Elizabeth Miller, M.D., Ph.D.

  • Chief, Division of Adolescent and Young Adult Medicine
  • Professor of Pediatrics, Public Health, and Clinical and Translational Science

Major Lectureships and Seminars

  • “Rethinking Sexual and Dating Violence Prevention: Sex, Gender, and Trauma,” keynote speaker, International Family Violence and Child Victimization Research Conference, Portsmouth, N.H., 2016
  • “Trauma Informed Care and Universal Education, Beyond Screening,” Texas Health Summit, Texas Council on Family Violence, Austin, TX, 2016
  • “Rural Adolescent Health Disparities: Is It about Geography and Access?” Rural Behavioral Health Conference, Canonsburg, Pa., 2016
  • “Rethinking Relationship Abuse in Sexual Violence Prevention in Adolescents: Sexuality, Trauma and Gender,” 2016 Ohio Adolescent and Young Adult Health Statewide Summit, Ohio State University, Columbus, Ohio, 2016
  • “Understanding IPV, Health Resources and Services Administration (HRSA) Strategy to Address Intimate Partner Violence,” (IPV) Summit, Rockville, Md., 2016
  • “Rethinking Dating and Sexual Violence Prevention: Exploring the Roles of Sexuality, Trauma, and Gender,” Healthy Relationships Brown Bag Lecture Series, Penn State New Kensington, New Kensington, Pa., 2017
  • “Impact of Violence on Health,” National Health Collaborative on Violence and Abuse, Congressional Briefing, Washington D.C., 2017

Professional Affiliations/Society Memberships

  • Fellow (since 2014), Society for Adolescent Health and Medicine
  • Fellow, Society for Pediatric Research
  • Academic Pediatric Association
  • Fellow (since 2005), Council on Community Pediatrics and Section on Adolescent Medicine, American Academy of Pediatrics
  • North American Society for Pediatric and Adolescent Gynecology

Study Sections

  • Scientific Review Panel for Research on Violence Against Women, National Institute of Justice (Chair, 2012–2014)

Research Interests

Elizabeth Miller is the director of the Division of Adolescent and Young Adult Medicine and maintains an active research program focused on reducing gender-based violence to improve adolescent health with funding from the National Institutes of Health (NIH), the CDC, the Office on Women’s Health, and foundations. Examples of research include a cluster-randomized, controlled trial of a gender-based violence-prevention program, funded by the CDC, which involves training coaches to encourage their middle-school male athletes to recognize and stop disrespectful and harmful behaviors toward girls. Another CDC-funded study involves testing a gender transformative program (addressing healthy masculinity and sexuality) among African American males ages 13–19 in 20 neighborhoods in Pittsburgh. Another cluster-randomized, controlled trial is testing a brief sexual assault intervention (NIAAA R01) at student health centers on 28 college campuses.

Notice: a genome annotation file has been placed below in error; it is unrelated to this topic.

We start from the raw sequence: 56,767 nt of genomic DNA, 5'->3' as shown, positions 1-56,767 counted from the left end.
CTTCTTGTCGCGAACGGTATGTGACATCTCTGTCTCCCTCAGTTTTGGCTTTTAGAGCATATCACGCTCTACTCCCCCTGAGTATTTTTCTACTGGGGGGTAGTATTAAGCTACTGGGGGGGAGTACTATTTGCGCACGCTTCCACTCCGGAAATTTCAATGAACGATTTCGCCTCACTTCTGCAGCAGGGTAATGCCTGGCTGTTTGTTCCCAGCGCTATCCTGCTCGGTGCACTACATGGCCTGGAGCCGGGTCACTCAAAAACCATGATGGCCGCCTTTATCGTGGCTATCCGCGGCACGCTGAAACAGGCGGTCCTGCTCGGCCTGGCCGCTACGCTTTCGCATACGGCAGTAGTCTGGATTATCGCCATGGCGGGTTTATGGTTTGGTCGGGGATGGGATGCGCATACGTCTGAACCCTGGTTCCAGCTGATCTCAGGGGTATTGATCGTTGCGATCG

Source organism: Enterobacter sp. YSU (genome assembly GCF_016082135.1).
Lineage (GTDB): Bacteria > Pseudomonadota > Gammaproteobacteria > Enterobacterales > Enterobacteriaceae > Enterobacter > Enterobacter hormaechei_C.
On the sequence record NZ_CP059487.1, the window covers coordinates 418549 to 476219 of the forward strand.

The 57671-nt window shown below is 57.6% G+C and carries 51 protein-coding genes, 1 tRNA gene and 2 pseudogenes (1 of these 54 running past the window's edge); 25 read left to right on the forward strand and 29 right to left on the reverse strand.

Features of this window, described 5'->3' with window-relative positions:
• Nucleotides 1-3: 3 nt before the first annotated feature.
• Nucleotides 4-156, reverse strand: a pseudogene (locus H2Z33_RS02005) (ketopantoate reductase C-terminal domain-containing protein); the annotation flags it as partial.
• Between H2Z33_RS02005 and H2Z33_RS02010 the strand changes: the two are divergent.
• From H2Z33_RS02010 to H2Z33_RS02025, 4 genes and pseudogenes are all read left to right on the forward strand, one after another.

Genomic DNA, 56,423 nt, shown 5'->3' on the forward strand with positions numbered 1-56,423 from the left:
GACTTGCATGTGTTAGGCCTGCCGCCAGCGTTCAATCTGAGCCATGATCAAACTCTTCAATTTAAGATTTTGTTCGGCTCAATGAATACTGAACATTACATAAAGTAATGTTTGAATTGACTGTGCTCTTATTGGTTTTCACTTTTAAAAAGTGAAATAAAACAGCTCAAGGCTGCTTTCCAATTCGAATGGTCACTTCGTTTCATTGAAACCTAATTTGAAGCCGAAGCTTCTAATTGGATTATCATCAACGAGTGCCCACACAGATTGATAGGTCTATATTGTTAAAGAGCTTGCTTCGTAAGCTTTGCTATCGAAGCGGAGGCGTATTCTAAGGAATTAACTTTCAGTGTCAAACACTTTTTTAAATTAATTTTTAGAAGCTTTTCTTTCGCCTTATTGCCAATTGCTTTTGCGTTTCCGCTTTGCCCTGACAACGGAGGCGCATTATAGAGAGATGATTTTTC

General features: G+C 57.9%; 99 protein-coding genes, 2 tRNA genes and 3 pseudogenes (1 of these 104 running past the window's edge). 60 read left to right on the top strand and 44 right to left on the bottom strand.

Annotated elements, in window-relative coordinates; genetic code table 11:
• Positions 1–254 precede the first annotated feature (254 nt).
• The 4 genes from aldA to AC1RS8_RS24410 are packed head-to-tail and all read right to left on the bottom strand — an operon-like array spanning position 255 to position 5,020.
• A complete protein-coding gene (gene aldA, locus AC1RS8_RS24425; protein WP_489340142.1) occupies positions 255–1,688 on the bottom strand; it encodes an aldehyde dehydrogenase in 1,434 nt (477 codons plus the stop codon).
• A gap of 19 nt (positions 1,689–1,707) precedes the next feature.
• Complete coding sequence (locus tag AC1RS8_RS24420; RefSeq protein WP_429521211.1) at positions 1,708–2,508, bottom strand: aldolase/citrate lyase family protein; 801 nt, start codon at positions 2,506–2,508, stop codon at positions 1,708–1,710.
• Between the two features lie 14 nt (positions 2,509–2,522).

Miller also serves as research consultant to Futures Without Violence, a national nonprofit organization providing resources to health care providers in their efforts to prevent domestic violence and sexual assault. Project Connect, a national training project funded by the Office on Women’s Health, involves work with states and tribal organizations on the integration of partner-violence prevention and intervention into public health programs, specifically reproductive health, adolescent health, and maternal child health programs. Miller has served as the evaluator for this project as well as a similar project located in community health centers in California, funded by the Blue Shield of California Foundation

Division